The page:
Question about 2003 Chevrolet Tahoe
Getting codes for Random/Multiple cylinder misfire detection, Sys too lean(bank1&2) and Mass/Volume Air Flow Circuit Range/Perf. Replaced fuel filter last week(only had the syst too lean codes). Sometimes when you put into gear, the tahoe wants to take off. If on a steep incline, it would go without having to use the accelerator. Could the MAF sensor cause this?
I wish I could be more specific, but a vacuum leak would cause all your conditions, any vacuum hose or motor or, loose or bad hose could cause this. Also, the egr valve not closing as it should. I hope this helps, if after you check these things out, message me back for a few more ideas, I doubt it would be the maf but anythinng is possible, generally the maf and oxygen sensors would throw a code if it were them.
Posted on Dec 22, 2008
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Ensure all connections are clean and properly tightened.
Mass air flow sensor
A mass air flow (MAF) sensor output that causes the PCM to sense a lower than normal air flow will cause a lean condition. Try operating the vehicle within the Failure Records conditions with the MAF sensor disconnected. If the lean or misfiring condition is not present with the MAF sensor disconnected, replace the Mass Airflow Sensor Replacement .
Damaged accessory drive belt or driven accessory
A damaged serpentine belt or belt driven accessory can cause engine load variations sufficient to set a misfire DTC.
Air induction system
Vacuum leaks that cause intake air to bypass the MAF sensor will cause a lean condition. Check for disconnected or damaged vacuum hoses, incorrectly installed or malfunctioning crankcase ventilation valve, or for vacuum leaks at the throttle body, exhaust gas recirculation (EGR) valve, and intake manifold mounting surfaces.
Perform a fuel system pressure test. A malfunctioning fuel pump, a plugged filter, or a malfunctioning fuel system pressure regulator will contribute to a lean condition. Refer to Fuel System Diagnosis .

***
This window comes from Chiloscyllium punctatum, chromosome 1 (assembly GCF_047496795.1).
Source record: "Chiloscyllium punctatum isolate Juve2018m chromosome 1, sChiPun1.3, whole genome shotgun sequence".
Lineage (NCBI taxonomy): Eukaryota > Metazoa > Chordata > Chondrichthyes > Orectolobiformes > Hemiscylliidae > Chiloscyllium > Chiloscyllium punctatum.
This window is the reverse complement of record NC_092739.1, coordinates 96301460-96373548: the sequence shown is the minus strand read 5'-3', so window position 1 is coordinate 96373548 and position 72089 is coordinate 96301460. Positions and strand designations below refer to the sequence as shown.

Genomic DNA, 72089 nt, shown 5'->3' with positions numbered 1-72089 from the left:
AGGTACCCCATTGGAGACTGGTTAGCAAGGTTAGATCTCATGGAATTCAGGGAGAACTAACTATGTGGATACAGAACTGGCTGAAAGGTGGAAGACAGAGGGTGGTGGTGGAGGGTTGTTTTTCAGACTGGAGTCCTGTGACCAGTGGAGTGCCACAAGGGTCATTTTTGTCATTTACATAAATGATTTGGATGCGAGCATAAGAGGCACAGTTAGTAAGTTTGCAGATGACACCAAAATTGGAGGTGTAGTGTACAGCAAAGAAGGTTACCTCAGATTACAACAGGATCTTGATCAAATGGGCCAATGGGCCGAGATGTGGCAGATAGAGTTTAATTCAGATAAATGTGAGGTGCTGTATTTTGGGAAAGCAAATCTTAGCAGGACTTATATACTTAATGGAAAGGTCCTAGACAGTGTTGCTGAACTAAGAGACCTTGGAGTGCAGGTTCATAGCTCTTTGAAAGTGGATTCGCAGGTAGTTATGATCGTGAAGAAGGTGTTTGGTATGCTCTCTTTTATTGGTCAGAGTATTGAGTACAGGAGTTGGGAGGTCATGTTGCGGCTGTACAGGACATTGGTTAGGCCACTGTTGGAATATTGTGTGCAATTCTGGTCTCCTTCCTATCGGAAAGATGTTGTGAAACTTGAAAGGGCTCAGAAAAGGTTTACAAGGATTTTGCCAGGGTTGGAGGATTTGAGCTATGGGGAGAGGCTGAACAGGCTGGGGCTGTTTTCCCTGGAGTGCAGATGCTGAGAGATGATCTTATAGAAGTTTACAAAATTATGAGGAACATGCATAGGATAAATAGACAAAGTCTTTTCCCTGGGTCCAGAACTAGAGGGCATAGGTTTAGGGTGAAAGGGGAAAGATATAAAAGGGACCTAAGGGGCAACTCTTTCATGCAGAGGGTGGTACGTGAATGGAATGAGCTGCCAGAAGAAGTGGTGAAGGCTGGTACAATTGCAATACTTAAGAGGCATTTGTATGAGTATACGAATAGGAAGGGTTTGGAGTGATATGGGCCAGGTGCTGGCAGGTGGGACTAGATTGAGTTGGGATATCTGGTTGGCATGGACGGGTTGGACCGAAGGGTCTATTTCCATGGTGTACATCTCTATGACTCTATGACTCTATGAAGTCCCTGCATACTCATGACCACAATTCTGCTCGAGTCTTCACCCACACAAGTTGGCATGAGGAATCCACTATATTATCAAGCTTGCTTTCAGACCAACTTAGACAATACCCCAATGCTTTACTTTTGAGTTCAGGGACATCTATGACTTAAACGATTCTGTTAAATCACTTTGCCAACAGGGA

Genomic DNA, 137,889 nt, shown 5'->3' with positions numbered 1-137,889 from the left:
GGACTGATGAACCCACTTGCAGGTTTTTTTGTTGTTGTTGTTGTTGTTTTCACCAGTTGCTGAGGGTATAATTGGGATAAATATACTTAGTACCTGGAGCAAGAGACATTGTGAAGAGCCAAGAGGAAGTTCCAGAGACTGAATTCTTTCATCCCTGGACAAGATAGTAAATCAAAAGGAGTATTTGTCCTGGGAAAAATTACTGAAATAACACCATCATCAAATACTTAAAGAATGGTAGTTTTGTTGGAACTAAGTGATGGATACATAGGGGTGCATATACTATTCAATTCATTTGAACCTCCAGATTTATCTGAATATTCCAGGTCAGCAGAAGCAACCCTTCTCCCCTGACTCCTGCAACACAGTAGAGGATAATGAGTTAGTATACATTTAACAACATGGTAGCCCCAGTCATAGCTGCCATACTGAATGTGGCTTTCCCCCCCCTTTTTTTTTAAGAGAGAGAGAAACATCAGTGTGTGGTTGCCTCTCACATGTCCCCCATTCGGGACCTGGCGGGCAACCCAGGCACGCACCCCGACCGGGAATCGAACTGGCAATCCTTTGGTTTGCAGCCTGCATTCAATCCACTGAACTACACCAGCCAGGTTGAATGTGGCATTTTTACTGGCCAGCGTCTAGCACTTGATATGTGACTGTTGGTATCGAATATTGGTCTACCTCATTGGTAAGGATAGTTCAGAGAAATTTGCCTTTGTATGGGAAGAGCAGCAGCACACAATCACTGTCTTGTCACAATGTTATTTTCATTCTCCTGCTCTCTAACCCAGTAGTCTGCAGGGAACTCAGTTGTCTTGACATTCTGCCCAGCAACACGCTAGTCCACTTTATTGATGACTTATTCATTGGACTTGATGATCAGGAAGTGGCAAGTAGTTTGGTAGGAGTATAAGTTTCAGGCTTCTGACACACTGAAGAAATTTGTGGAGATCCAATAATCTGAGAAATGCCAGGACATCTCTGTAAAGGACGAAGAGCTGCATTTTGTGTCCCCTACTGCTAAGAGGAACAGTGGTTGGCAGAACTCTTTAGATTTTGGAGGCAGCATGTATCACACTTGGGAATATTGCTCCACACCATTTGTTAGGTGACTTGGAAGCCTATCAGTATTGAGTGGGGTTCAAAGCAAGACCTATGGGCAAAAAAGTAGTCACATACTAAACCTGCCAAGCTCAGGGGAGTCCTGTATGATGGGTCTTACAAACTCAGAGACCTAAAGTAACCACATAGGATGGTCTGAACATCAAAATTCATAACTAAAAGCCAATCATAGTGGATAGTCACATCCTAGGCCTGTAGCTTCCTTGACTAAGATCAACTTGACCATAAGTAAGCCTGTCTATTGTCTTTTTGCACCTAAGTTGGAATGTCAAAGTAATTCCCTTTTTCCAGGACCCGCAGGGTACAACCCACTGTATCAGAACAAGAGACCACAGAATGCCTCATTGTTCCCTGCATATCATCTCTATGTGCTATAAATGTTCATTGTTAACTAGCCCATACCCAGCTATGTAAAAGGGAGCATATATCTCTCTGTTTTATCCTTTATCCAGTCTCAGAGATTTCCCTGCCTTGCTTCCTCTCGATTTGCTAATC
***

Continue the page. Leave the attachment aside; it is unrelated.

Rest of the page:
Refer to Fuel Injector Solenoid Coil Test .
Water contamination in the fuel system can cause a single cylinder to misfire as well as cause a random misfire, refer to Alcohol/Contaminants-in-Fuel Diagnosis .
Check for leaking valve, adapter, or feed pipes which will contribute to a lean condition or excessive EGR flow.
Excessive Open Loop operation caused by extended idling or short trip driving may leave deposits on the heated oxygen sensors. The deposits cause oxygen sensors to respond slowly to exhaust oxygen content, affecting fuel control and causing a misfire to be indicated at idle. This condition is not permanent. To determine if this condition is causing the DTC P0300 to set, review the Freeze Frame/Failure Records for DTC P0300. If the DTC P0300 occurs at high engine speeds, the condition described above did not cause the DTC to set. If the DTC P0300 occurs at idle or very low engine speeds and at engine coolant temperatures below 80?°C (176?°F), the condition described above is very likely the cause of the DTC to set. The deposits on the heated oxygen sensors can be eliminated by operating the vehicle fully warm at mass air flows above 15 g/s.
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